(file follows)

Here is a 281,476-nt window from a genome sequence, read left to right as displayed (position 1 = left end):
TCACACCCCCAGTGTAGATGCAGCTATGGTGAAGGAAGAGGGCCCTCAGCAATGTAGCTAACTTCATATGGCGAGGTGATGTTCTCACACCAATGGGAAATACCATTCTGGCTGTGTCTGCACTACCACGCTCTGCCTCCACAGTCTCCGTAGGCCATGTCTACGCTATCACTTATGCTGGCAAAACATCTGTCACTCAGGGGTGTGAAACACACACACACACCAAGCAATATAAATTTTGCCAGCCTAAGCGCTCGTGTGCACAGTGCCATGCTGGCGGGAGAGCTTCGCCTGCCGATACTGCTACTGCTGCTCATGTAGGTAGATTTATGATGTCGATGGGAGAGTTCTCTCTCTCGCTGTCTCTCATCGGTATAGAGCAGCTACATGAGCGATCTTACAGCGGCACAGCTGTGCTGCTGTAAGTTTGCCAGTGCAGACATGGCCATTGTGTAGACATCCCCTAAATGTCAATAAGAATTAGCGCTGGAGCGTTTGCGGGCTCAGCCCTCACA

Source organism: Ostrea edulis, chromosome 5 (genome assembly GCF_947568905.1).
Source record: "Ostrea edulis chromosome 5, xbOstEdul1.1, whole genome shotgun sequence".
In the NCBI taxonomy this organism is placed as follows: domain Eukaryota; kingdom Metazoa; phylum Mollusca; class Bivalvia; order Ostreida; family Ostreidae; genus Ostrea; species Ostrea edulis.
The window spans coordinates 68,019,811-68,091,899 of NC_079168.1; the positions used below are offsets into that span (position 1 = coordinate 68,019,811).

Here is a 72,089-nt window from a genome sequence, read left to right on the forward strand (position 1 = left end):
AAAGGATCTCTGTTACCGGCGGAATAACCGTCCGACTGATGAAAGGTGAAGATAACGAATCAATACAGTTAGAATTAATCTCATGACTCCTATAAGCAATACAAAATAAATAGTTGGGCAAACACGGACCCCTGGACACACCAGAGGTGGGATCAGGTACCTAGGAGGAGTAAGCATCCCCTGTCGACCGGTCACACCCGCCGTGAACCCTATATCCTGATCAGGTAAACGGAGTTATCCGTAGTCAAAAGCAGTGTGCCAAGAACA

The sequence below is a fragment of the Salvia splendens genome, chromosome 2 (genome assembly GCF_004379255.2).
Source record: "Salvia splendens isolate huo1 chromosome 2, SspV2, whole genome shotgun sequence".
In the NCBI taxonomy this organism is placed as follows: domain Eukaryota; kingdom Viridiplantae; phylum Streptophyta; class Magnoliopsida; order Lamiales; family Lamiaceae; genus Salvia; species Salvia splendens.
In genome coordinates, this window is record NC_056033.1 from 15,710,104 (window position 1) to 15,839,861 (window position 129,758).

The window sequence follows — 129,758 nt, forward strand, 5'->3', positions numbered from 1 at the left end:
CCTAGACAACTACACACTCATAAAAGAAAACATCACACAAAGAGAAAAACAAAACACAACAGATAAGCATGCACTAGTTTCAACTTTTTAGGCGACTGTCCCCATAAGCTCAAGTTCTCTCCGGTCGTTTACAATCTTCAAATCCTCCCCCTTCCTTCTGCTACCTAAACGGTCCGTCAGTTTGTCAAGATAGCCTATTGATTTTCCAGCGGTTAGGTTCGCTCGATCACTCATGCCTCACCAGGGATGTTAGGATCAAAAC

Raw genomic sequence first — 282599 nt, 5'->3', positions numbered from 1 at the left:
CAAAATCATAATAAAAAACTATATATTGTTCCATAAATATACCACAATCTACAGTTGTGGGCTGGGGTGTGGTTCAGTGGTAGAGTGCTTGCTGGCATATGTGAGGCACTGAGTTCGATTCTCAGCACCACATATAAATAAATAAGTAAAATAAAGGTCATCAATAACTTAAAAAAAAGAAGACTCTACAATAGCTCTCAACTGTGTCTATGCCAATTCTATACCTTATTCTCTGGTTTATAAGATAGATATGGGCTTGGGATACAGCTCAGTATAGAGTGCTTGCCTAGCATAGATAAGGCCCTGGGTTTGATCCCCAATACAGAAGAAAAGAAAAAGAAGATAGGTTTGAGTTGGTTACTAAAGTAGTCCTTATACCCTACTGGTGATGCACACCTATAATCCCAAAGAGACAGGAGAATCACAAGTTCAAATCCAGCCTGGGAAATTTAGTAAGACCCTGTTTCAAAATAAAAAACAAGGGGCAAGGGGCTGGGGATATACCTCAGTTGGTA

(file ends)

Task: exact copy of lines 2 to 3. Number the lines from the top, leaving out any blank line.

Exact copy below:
TCACACCCCCAGTGTAGATGCAGCTATGGTGAAGGAAGAGGGCCCTCAGCAATGTAGCTAACTTCATATGGCGAGGTGATGTTCTCACACCAATGGGAAATACCATTCTGGCTGTGTCTGCACTACCACGCTCTGCCTCCACAGTCTCCGTAGGCCATGTCTACGCTATCACTTATGCTGGCAAAACATCTGTCACTCAGGGGTGTGAAACACACACACACACCAAGCAATATAAATTTTGCCAGCCTAAGCGCTCGTGTGCACAGTGCCATGCTGGCGGGAGAGCTTCGCCTGCCGATACTGCTACTGCTGCTCATGTAGGTAGATTTATGATGTCGATGGGAGAGTTCTCTCTCTCGCTGTCTCTCATCGGTATAGAGCAGCTACATGAGCGATCTTACAGCGGCACAGCTGTGCTGCTGTAAGTTTGCCAGTGCAGACATGGCCATTGTGTAGACATCCCCTAAATGTCAATAAGAATTAGCGCTGGAGCGTTTGCGGGCTCAGCCCTCACA

Source organism: Ostrea edulis, chromosome 5 (genome assembly GCF_947568905.1).